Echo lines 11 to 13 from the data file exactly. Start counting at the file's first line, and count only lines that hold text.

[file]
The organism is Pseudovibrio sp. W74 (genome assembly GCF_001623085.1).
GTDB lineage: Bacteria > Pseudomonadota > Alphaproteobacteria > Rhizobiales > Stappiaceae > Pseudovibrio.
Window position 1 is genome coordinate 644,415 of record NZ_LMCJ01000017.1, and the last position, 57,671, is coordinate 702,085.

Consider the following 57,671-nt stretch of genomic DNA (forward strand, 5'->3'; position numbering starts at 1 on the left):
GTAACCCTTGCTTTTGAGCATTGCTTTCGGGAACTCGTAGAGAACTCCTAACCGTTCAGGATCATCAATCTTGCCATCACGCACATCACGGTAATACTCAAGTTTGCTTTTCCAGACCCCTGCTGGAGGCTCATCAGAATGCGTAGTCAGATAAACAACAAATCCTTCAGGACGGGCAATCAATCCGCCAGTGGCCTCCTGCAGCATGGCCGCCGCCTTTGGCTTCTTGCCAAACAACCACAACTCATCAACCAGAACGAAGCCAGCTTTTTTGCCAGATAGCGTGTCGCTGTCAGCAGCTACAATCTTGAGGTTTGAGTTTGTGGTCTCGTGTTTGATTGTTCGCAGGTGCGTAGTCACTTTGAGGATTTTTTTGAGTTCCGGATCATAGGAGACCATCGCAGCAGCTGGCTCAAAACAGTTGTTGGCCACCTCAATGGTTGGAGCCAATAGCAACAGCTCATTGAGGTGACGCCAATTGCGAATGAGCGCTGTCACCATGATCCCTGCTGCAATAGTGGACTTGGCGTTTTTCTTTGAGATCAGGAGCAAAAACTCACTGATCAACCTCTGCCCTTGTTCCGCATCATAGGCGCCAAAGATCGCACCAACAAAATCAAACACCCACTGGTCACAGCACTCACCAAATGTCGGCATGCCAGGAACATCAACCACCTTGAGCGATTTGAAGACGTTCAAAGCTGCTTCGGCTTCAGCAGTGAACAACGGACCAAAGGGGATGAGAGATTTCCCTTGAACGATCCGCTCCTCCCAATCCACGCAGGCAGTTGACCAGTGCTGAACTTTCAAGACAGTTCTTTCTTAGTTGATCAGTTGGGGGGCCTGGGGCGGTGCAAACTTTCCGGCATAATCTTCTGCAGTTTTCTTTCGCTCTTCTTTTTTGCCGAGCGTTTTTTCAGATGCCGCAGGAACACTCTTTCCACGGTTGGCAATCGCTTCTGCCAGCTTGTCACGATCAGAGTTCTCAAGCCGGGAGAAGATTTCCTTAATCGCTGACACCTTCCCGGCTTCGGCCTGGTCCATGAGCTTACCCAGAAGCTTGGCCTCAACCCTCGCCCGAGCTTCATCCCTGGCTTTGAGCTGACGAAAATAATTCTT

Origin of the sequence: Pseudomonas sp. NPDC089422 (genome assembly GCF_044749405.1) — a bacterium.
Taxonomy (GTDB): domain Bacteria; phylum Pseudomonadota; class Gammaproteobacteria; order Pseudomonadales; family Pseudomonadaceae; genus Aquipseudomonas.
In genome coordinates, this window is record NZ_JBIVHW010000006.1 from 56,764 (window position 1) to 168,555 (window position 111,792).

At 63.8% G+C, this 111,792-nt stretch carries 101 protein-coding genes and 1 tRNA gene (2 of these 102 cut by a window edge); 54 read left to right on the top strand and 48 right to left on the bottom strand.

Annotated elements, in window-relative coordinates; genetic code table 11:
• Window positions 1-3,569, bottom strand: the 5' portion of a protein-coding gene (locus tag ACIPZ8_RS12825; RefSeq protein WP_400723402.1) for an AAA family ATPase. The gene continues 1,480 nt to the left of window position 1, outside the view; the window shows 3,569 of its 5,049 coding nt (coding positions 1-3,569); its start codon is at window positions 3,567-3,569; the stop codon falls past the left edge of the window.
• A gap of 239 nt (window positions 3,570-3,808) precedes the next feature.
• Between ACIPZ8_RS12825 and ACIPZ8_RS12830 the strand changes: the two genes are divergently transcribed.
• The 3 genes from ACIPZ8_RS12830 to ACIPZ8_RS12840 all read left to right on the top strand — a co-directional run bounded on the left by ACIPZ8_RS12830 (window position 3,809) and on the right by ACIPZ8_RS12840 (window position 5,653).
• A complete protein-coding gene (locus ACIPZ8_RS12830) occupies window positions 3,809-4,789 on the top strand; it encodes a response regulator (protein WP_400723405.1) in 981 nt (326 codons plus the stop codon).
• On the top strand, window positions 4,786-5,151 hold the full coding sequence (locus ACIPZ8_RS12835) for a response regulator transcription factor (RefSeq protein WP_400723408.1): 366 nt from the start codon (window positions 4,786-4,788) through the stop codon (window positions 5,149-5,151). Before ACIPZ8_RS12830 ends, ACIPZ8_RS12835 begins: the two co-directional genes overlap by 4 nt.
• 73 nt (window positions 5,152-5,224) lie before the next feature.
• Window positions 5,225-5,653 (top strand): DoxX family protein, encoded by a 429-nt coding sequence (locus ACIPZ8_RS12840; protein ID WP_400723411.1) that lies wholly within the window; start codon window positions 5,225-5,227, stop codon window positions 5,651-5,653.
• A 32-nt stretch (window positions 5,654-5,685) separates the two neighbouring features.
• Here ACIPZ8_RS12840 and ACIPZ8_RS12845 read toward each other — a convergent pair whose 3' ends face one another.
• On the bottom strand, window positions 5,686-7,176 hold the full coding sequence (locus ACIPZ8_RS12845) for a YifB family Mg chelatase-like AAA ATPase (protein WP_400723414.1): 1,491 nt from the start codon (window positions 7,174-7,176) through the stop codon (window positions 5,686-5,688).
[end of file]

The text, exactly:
• Window positions 1-3,569, bottom strand: the 5' portion of a protein-coding gene (locus tag ACIPZ8_RS12825; RefSeq protein WP_400723402.1) for an AAA family ATPase. The gene continues 1,480 nt to the left of window position 1, outside the view; the window shows 3,569 of its 5,049 coding nt (coding positions 1-3,569); its start codon is at window positions 3,567-3,569; the stop codon falls past the left edge of the window.
• A gap of 239 nt (window positions 3,570-3,808) precedes the next feature.
• Between ACIPZ8_RS12825 and ACIPZ8_RS12830 the strand changes: the two genes are divergently transcribed.